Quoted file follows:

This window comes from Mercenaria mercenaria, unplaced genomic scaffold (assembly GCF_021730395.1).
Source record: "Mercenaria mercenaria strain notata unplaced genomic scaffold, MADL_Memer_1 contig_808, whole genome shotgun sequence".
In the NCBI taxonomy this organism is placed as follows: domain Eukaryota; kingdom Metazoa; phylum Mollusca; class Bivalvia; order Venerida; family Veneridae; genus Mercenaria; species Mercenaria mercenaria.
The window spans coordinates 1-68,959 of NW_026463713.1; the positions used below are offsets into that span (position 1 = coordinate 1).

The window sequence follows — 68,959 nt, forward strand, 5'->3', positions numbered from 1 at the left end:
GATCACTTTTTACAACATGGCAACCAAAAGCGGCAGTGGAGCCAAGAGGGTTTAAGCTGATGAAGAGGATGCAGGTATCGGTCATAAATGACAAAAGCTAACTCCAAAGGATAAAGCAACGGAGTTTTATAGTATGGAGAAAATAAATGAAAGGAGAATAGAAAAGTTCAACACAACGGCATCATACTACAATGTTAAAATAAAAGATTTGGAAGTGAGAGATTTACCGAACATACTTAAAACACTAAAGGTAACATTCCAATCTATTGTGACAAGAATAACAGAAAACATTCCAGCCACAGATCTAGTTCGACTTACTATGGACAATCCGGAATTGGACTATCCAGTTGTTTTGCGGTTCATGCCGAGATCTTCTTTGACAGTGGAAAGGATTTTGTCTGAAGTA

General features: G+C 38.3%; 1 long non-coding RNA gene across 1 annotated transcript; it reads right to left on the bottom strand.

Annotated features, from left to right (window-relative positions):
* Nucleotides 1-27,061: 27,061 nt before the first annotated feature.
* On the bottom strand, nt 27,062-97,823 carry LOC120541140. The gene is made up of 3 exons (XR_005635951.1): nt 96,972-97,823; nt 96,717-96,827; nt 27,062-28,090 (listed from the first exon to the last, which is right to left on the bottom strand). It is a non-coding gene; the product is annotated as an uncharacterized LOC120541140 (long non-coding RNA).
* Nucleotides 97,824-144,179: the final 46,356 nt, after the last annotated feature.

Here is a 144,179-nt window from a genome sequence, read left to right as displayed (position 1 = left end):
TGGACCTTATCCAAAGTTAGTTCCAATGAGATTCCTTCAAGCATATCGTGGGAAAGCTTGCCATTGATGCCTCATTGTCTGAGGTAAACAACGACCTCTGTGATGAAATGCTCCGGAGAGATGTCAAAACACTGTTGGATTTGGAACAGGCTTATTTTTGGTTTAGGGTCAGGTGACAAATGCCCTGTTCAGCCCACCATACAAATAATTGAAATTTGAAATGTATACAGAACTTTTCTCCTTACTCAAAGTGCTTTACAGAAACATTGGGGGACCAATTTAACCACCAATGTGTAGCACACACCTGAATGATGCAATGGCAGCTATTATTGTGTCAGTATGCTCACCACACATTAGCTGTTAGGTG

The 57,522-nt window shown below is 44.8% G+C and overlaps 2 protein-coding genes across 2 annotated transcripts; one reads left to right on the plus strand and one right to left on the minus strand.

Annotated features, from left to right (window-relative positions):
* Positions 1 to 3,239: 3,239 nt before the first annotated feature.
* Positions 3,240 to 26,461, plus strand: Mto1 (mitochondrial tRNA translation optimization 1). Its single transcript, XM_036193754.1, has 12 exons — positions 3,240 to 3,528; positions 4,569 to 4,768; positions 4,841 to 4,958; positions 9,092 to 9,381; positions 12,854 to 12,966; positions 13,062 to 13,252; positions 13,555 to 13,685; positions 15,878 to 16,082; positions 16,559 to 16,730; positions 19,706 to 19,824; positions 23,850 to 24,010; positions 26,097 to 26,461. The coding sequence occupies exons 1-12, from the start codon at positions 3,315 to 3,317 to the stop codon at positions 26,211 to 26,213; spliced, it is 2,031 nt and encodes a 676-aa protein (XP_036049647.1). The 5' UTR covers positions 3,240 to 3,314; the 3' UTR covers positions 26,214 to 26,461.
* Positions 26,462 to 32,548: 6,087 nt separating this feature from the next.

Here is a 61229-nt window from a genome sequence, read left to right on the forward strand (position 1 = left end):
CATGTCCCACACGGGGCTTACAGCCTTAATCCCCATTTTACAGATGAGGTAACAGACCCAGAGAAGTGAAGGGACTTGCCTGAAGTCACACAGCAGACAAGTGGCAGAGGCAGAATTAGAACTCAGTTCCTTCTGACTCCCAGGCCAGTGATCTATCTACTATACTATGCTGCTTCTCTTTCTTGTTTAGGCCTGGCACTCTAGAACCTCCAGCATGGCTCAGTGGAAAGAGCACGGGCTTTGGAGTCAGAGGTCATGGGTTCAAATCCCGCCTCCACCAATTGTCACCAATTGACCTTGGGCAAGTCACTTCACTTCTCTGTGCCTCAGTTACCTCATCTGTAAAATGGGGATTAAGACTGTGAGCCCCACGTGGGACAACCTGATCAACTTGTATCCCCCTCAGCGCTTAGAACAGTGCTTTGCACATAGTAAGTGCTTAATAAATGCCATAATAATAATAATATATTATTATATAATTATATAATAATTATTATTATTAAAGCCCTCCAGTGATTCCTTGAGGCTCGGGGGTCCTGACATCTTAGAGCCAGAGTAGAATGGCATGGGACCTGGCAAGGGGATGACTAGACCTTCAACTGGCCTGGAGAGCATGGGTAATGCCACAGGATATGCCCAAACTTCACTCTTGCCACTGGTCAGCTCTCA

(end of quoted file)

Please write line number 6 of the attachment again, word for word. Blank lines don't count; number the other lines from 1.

GATCACTTTTTACAACATGGCAACCAAAAGCGGCAGTGGAGCCAAGAGGGTTTAAGCTGATGAAGAGGATGCAGGTATCGGTCATAAATGACAAAAGCTAACTCCAAAGGATAAAGCAACGGAGTTTTATAGTATGGAGAAAATAAATGAAAGGAGAATAGAAAAGTTCAACACAACGGCATCATACTACAATGTTAAAATAAAAGATTTGGAAGTGAGAGATTTACCGAACATACTTAAAACACTAAAGGTAACATTCCAATCTATTGTGACAAGAATAACAGAAAACATTCCAGCCACAGATCTAGTTCGACTTACTATGGACAATCCGGAATTGGACTATCCAGTTGTTTTGCGGTTCATGCCGAGATCTTCTTTGACAGTGGAAAGGATTTTGTCTGAAGTA